Mr. Cutchshaw brings substantial litigation experience at both the trial and appellate levels. His practice focuses on complex commercial disputes, intellectual property matters, and financial services litigation. He also regularly advises clients regarding risk management and litigation avoidance, corporate governance, employment law, lender liability, and creditors’ rights.

“We’re thrilled to have Mr. Cutchshaw on board. His in-house background and extensive trial experience makes him a valuable addition to the firm,” said Michael Keadjian, Managing Partner of WKB. “Expanding our commercial litigation practice group is a strategic focus of the firm, and Mr. Cutchshaw has ideal skill sets that further deepen our bench strength.”

Prior to joining Wilson Keadjian Browndorf, Mr. Cutchshaw was with Paul Hastings LLP and a boutique litigation firm. He is a graduate of the University of Michigan Law School and Pepperdine’s Graziadio Business School.

About WKB

WKB is a full-service law firm, offering its clients the energy, efficiency, and creativity of a smaller more flexible firm, with the skills and experience of a larger firm. Our attorneys’ experience is as diverse as our client base and includes significant experience in traditional industries such as finance, project development, construction, intellectual property, media and real estate, as well as emerging areas such as automation, e-mobility, and life sciences. Our model allows us to provide the same type of professional results as the larger firms but at far more competitive rates.

Media Contact

Danny Kim
Chief Marketing Officer
dkim@plutossama.com

WAS DIEHR A FLOOK IN THE SYSTEM? A SYSTEMS ANALYSIS FOR TWO LANDMARK PATENT ELIGIBILITY SUPREME COURT DECISIONS

Abstract

As far back as the 1970s, the Supreme Court has wrestled with the issue of whether patents should be granted for computer software and mathematical algorithms.  The Supreme Court tailored the definition of patentable subject matter through three landmark decisions, which have colloquially become known as the “patent eligibility trilogy.”  While the Court’s intention may have been to add clarity to a broad statute, the patent eligibility trilogy has long been the source of confusion and frustration among practitioners. It has become common when discussing these decisions for authors to take a cursory look at the underlying technical aspects of the cases and advance straight into the legal aspects. Conversely, this article will give a brief history of the well-documented legal progression in order to go in-depth exploring the technology behind the two contrasting holdings in Flookand Diehr in the aims of furthering the discussion and understanding of the Court’s precedent.

For the full article, see:

Tyler Train, Was Diehr A Flook in the System? A Systems Analysis for Two Landmark Patent Eligibility Supreme Court Decisions, 44 Rutgers Computer & Tech. L.J. 192 (2018)

 

© 2018 Tyler Train

ttrain@wkbllp.com

Negligent Hiring, Retention & Supervision

In today’s hyper-litigious society, employers must perform reasonable investigations of new hires and remain attentive to conduct of tenured employees, to ensure that an employee does not present an unreasonable risk to others.

Types of Claims

Employers have faced claims for negligently hiring a new employee, negligently retaining a bad employee and/or negligently supervising a wayward employee.  A Negligent Hiring claim asserts that the employer did not exercise reasonable care when hiring the new employee, whose dangerous tendencies or incompetence for the job at issue, would have been evident from a reasonable pre-employment investigation of the new employee’s background.  Similarly, a Negligent Retention claim asserts that an employer retained an existing employee who was known by the employer to have dangerous tendencies or be incompetent for the job at issue (e.g., the employer knew from the employee’s work records, prior complaints, disciplinary reports or prior observed misconduct).  A Negligent Supervision claim involves the same elements as a Negligent Retention claim, but typically focuses on misconduct occurring on the employee’s property (e.g., in the store) or under other circumstances where the employer could have exercised direct control over the employee.  All three claims require a showing of injury proximately resulting from the employee’s acts.  See gen. Kwang Bok Yi v. Open Karaoke Corp., No. 2016-11486, 2018 WL 2224984, at *1 (App. Div. 2d Dept May 16, 2018)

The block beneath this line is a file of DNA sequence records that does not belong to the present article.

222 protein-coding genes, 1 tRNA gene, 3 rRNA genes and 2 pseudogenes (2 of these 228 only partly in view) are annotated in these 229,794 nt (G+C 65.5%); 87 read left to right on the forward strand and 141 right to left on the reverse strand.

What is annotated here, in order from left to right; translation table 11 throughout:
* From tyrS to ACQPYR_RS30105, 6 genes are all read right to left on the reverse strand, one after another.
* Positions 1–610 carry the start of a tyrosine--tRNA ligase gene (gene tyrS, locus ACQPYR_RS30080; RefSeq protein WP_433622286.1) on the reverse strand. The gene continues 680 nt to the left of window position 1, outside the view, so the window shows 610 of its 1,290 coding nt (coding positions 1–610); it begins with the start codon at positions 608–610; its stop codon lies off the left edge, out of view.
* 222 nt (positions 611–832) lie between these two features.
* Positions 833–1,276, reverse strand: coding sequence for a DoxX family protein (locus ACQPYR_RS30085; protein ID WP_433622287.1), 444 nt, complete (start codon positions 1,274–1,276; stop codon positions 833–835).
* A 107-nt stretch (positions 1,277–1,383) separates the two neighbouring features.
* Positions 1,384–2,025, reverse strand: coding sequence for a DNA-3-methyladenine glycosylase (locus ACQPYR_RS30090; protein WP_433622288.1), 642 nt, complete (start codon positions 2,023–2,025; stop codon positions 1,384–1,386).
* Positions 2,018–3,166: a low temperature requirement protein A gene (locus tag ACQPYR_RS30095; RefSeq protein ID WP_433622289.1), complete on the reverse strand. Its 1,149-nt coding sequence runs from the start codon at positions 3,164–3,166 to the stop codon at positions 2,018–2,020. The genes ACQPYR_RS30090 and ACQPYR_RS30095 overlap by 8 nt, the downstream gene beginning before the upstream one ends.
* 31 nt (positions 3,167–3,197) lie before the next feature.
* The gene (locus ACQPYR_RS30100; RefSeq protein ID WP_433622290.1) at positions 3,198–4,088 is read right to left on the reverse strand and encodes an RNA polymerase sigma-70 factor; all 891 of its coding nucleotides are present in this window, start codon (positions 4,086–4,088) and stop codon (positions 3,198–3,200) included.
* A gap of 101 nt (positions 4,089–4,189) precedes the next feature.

These types of claims typically are asserted against an employer by third parties injured by an employee – such as customers or passers-by.  Worker’s Compensation rules generally preclude one employee from asserting such claims against their employer based on conduct by a fellow employee.  Worker’s compensation programs are usually an aggrieved employee’s only remedy against an employer unless the aggrieved employee can show that the employer deliberately sought to cause the injury complained of.  Ferris v. Delta Airlines, 277 F3d 128, 138 (2d Cir. 2001).

Employer’s also have a technical defense that would enable dismissal of a Negligent Hiring, Retention or Supervision claim if alleged injury occurred during the offending employee’s execution of his/her duties (e.g., a company truck driver with a history of driving infractions causes a car accident or a bar bouncer with a criminal assault record breaks a patron’s nose while forcibly removing the patron from the bar).  Where “an employee is acting within the scope of his or her employment … no claim may proceed against the employer for negligent hiring or retention.” Karoon v. New York City Tr. Auth., 241 A.D.2d 323, 324, 659 N.Y.S.2d 27 (1st Dept. 1997); Troy v. City of New York, 160 A.D.3d 410, 70 N.Y.S.3d 842 (2nd Dep’t 2018).  This, however, is of limited practical utility because the employer remains liable for the employee’s conduct under a theory of respondeat superior.  Lara-Grimaldi v. Cty. of Putnam, No. 17-CV-622 (KMK), 2018 WL 1626348, at *24 (S.D.N.Y. Mar. 29, 2018) (citing Karoon., 659 N.Y.S.2d at 29). “[I]f the employee was not negligent, there is no basis for imposing liability on the employer, and if the employee was negligent, the employer must pay the judgment regardless of the reasonableness of the hiring or retention or the adequacy of the training.” Id.